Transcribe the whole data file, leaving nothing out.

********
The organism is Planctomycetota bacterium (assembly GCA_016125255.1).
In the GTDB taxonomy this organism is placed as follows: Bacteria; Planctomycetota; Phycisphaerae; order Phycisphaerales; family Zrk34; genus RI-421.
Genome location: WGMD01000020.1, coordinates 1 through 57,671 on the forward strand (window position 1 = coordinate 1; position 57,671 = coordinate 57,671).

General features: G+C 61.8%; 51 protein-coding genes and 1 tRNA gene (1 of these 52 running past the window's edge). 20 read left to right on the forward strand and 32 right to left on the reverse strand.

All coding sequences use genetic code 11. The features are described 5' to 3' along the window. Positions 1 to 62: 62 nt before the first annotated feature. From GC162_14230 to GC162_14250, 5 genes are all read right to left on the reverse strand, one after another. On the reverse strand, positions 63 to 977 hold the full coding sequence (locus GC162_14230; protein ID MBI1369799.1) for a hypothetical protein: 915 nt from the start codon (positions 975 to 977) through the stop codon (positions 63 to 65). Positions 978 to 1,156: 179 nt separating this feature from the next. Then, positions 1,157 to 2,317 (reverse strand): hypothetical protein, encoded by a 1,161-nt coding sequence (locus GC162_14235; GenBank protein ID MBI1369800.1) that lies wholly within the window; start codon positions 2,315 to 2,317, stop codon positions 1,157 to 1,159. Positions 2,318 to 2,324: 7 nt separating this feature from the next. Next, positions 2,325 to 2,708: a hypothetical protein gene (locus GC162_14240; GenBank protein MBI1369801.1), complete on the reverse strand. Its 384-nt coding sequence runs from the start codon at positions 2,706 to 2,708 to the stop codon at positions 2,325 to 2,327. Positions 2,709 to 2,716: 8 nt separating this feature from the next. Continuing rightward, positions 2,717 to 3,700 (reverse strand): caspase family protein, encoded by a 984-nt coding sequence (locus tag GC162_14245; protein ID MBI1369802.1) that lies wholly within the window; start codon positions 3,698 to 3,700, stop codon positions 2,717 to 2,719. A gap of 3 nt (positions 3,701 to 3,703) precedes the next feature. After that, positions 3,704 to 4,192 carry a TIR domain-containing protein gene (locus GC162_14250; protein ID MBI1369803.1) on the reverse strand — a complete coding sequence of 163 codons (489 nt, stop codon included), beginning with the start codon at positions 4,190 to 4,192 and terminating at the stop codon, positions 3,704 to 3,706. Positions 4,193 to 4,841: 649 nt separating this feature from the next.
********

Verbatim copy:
The organism is Planctomycetota bacterium (assembly GCA_016125255.1).
In the GTDB taxonomy this organism is placed as follows: Bacteria; Planctomycetota; Phycisphaerae; order Phycisphaerales; family Zrk34; genus RI-421.
Genome location: WGMD01000020.1, coordinates 1 through 57,671 on the forward strand (window position 1 = coordinate 1; position 57,671 = coordinate 57,671).

General features: G+C 61.8%; 51 protein-coding genes and 1 tRNA gene (1 of these 52 running past the window's edge). 20 read left to right on the forward strand and 32 right to left on the reverse strand.

All coding sequences use genetic code 11. The features are described 5' to 3' along the window. Positions 1 to 62: 62 nt before the first annotated feature. From GC162_14230 to GC162_14250, 5 genes are all read right to left on the reverse strand, one after another. On the reverse strand, positions 63 to 977 hold the full coding sequence (locus GC162_14230; protein ID MBI1369799.1) for a hypothetical protein: 915 nt from the start codon (positions 975 to 977) through the stop codon (positions 63 to 65). Positions 978 to 1,156: 179 nt separating this feature from the next. Then, positions 1,157 to 2,317 (reverse strand): hypothetical protein, encoded by a 1,161-nt coding sequence (locus GC162_14235; GenBank protein ID MBI1369800.1) that lies wholly within the window; start codon positions 2,315 to 2,317, stop codon positions 1,157 to 1,159. Positions 2,318 to 2,324: 7 nt separating this feature from the next. Next, positions 2,325 to 2,708: a hypothetical protein gene (locus GC162_14240; GenBank protein MBI1369801.1), complete on the reverse strand. Its 384-nt coding sequence runs from the start codon at positions 2,706 to 2,708 to the stop codon at positions 2,325 to 2,327. Positions 2,709 to 2,716: 8 nt separating this feature from the next. Continuing rightward, positions 2,717 to 3,700 (reverse strand): caspase family protein, encoded by a 984-nt coding sequence (locus tag GC162_14245; protein ID MBI1369802.1) that lies wholly within the window; start codon positions 3,698 to 3,700, stop codon positions 2,717 to 2,719. A gap of 3 nt (positions 3,701 to 3,703) precedes the next feature. After that, positions 3,704 to 4,192 carry a TIR domain-containing protein gene (locus GC162_14250; protein ID MBI1369803.1) on the reverse strand — a complete coding sequence of 163 codons (489 nt, stop codon included), beginning with the start codon at positions 4,190 to 4,192 and terminating at the stop codon, positions 3,704 to 3,706. Positions 4,193 to 4,841: 649 nt separating this feature from the next.